Papua is a land of contrasts, with some of the most impenetrable jungles in the world and snowcapped mountain peaks towering over glacial lakes. Papua is Indonesia’s largest and eastern most province and covers the western half of the world’s second largest island.
It is a land of exceptional natural grandeur; with beautiful scenic beaches, immense stretches of marshlands, cool grassy meadows and powerful rivers carving gorges through dense forests. The most heavily populated and cultivated parts of the island are the Paniai Lakes district and the Baliem Valley to the east.
The provincial capital of Jayapura is situated on hills which overlook the sea, and is accessible by boat and plane.
Land Transportation: Private cars and motorcycles which are available to hire on charter to the particular destination. From Jakarta, Surabaya, Makassar, Denpasar and Manado.
Small airstrips are used to travel the inland area (Twin Otter and Cessna).
Sea transportation: Every regency capital situated at the coastal area owns a port, which can be visited by cruises: Ms. Dorolonda, sails from Surabaya, Makassar, Kupang, Ambon Fak Fak, Sorong, Monokwari, Nabire, Serui, Biak and Jayapura. Ms. Labobar sails from Batam, Jakarta Semarang, Surabaya, Makassar, Sorong, Manokwari, Biak, Serui and Jayapura.
People and Culture
The people of the island can be divided into more than 250 sub-groups, including the Marindanim, Yah’ray, Asmat, Mandobo, Dani and Afyat. Those in the central highlands still maintain their customs and traditions, virtually untouched by outside influences.
The different tribes have lived, for the most part, in isolation from even one another, resulting in an incredibly diverse mixture of cultures. The coastal regions of Papua, however, were visited as early as the 7th century by traders from Sriwijaya kingdom.
Seafood being one of the specialties here makes it a heaven for visitors who love fish and seafood dishes. Freshly baked or grilled fish taste wonderful especially when consumed while watching the sunset. People allergic to seafood need not worry because you can also consume traditional food like papeda or ayam lalapan (fried chicken with chili).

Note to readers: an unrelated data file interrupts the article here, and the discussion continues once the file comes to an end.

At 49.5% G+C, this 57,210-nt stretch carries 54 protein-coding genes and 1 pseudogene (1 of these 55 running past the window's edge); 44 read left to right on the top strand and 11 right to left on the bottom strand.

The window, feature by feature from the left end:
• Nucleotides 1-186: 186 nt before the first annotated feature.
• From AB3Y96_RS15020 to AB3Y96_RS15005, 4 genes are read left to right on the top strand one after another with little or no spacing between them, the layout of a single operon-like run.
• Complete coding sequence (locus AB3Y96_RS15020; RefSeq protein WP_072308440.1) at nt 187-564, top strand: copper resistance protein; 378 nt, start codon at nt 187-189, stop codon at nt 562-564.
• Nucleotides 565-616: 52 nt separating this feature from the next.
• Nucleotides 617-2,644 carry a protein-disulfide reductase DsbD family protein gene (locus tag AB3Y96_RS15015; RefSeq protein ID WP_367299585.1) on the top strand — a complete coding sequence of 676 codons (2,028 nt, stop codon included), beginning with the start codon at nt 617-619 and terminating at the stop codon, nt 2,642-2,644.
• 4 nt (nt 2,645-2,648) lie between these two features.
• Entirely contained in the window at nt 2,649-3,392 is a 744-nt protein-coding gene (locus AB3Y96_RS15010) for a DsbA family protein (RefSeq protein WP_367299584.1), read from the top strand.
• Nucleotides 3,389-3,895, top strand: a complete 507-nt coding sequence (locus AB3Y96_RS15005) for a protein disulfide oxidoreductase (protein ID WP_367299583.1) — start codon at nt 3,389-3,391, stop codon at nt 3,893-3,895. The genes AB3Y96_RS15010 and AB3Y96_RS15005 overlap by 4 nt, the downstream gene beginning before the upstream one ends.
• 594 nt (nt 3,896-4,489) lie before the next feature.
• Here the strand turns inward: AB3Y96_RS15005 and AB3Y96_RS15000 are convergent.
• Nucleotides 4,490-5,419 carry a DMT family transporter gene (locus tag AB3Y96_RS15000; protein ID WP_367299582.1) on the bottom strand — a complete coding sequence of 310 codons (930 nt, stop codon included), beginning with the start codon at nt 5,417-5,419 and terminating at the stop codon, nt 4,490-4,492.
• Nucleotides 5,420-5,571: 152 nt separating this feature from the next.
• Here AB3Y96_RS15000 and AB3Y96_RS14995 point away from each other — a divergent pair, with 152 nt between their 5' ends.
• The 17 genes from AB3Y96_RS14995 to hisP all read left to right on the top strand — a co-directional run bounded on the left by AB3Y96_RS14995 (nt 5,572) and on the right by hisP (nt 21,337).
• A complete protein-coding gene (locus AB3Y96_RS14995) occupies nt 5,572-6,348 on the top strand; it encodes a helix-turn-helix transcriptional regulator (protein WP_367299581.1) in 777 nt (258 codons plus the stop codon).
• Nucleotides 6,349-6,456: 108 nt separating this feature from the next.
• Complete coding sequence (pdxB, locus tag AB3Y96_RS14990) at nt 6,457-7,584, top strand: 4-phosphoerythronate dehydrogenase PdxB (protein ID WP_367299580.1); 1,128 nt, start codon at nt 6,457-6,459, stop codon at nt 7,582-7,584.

The province of West Papua, also known as West Irian Jaya, covers the bird’s head of Papua, a large peninsula on Indonesian New Guinea’s far northwest corner, and the small islands that surround it.
The entry point into this province is via Rendani Airport situated in the provincial capital city, Manokwari, to travel throughout West Papua.
Batavia Air and Merpati Air serve daily flights to and from Manokwari via Makassar. Cab services are available in the airport.
People and Culture
The traditional houses of Papua are unique. In Papua, the traditional house, or Honai, is rounded with a coarse grass roof and wooden walls without windows. Traditional musical instruments of Papua are the atowo, tifa and fu.
Another interesting aspect of Papua’s tribal and cultural history is mummies, usually just the tribal leaders or war commanders preserved with traditional ingredients in order to glorify their historical or religious importance. There are 3 mummies that can be seen in Papua; Aikima Mummy at Aikama, Jiwika Mummy at Jiwika, and Purno Mummy at Asologaima. The three mummies are located in Wamena.
There are 24 tribes with different languages spoken daily in Papua. Papua is frequently connected with the Asmat and Dani ethnic groups. A popular product of the Asmat group is wooden sculpture, internationally known for its beauty.
Papeda is the most famous dish in Papua. It is glue-like in appearance, like a porridge, and best consumed when hot. Instead of chewing it, you should just swallow. Prepare cold water around you to cool down if it feels too hot.
Made from sago pam tree, it takes quite some time to prepare the raw material. One needs to chop down the tree first, then divide it in two. Collect the inside material of the tree and then process it for papeda.